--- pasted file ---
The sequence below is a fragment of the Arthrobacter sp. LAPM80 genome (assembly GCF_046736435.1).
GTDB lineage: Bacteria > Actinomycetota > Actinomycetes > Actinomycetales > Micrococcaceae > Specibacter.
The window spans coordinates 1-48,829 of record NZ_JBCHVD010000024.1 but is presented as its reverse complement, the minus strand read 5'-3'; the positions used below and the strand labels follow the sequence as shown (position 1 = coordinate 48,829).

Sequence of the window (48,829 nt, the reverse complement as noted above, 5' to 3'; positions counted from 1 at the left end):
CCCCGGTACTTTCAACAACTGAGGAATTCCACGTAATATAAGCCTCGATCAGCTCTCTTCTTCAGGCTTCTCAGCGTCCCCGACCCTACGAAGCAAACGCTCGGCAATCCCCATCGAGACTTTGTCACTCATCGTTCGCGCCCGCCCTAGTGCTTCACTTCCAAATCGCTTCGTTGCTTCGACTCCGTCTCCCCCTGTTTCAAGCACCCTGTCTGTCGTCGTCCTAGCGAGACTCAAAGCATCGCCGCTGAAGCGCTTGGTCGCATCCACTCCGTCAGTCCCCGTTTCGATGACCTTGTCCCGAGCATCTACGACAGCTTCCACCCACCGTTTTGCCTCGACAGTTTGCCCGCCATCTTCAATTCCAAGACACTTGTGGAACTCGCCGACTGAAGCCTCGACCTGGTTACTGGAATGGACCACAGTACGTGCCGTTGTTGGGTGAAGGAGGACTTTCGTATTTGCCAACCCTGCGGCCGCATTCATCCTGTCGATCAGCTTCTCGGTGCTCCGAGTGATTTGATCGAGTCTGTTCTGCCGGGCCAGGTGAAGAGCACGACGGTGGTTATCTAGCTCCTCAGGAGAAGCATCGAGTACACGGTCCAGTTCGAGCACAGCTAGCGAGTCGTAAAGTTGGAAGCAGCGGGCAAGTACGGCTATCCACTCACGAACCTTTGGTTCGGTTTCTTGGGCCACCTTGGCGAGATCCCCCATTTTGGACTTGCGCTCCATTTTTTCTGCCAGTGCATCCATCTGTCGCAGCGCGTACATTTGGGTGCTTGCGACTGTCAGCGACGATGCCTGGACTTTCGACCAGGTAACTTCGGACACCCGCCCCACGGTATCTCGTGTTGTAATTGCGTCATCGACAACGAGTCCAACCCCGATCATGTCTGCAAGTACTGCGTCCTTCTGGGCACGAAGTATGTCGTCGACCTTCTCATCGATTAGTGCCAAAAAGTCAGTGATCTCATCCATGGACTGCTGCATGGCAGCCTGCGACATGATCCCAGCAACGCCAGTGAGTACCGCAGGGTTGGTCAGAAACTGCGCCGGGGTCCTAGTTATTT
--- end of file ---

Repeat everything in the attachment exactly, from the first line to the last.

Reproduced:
The sequence below is a fragment of the Arthrobacter sp. LAPM80 genome (assembly GCF_046736435.1).
GTDB lineage: Bacteria > Actinomycetota > Actinomycetes > Actinomycetales > Micrococcaceae > Specibacter.
The window spans coordinates 1-48,829 of record NZ_JBCHVD010000024.1 but is presented as its reverse complement, the minus strand read 5'-3'; the positions used below and the strand labels follow the sequence as shown (position 1 = coordinate 48,829).

Sequence of the window (48,829 nt, the reverse complement as noted above, 5' to 3'; positions counted from 1 at the left end):
CCCCGGTACTTTCAACAACTGAGGAATTCCACGTAATATAAGCCTCGATCAGCTCTCTTCTTCAGGCTTCTCAGCGTCCCCGACCCTACGAAGCAAACGCTCGGCAATCCCCATCGAGACTTTGTCACTCATCGTTCGCGCCCGCCCTAGTGCTTCACTTCCAAATCGCTTCGTTGCTTCGACTCCGTCTCCCCCTGTTTCAAGCACCCTGTCTGTCGTCGTCCTAGCGAGACTCAAAGCATCGCCGCTGAAGCGCTTGGTCGCATCCACTCCGTCAGTCCCCGTTTCGATGACCTTGTCCCGAGCATCTACGACAGCTTCCACCCACCGTTTTGCCTCGACAGTTTGCCCGCCATCTTCAATTCCAAGACACTTGTGGAACTCGCCGACTGAAGCCTCGACCTGGTTACTGGAATGGACCACAGTACGTGCCGTTGTTGGGTGAAGGAGGACTTTCGTATTTGCCAACCCTGCGGCCGCATTCATCCTGTCGATCAGCTTCTCGGTGCTCCGAGTGATTTGATCGAGTCTGTTCTGCCGGGCCAGGTGAAGAGCACGACGGTGGTTATCTAGCTCCTCAGGAGAAGCATCGAGTACACGGTCCAGTTCGAGCACAGCTAGCGAGTCGTAAAGTTGGAAGCAGCGGGCAAGTACGGCTATCCACTCACGAACCTTTGGTTCGGTTTCTTGGGCCACCTTGGCGAGATCCCCCATTTTGGACTTGCGCTCCATTTTTTCTGCCAGTGCATCCATCTGTCGCAGCGCGTACATTTGGGTGCTTGCGACTGTCAGCGACGATGCCTGGACTTTCGACCAGGTAACTTCGGACACCCGCCCCACGGTATCTCGTGTTGTAATTGCGTCATCGACAACGAGTCCAACCCCGATCATGTCTGCAAGTACTGCGTCCTTCTGGGCACGAAGTATGTCGTCGACCTTCTCATCGATTAGTGCCAAAAAGTCAGTGATCTCATCCATGGACTGCTGCATGGCAGCCTGCGACATGATCCCAGCAACGCCAGTGAGTACCGCAGGGTTGGTCAGAAACTGCGCCGGGGTCCTAGTTATTT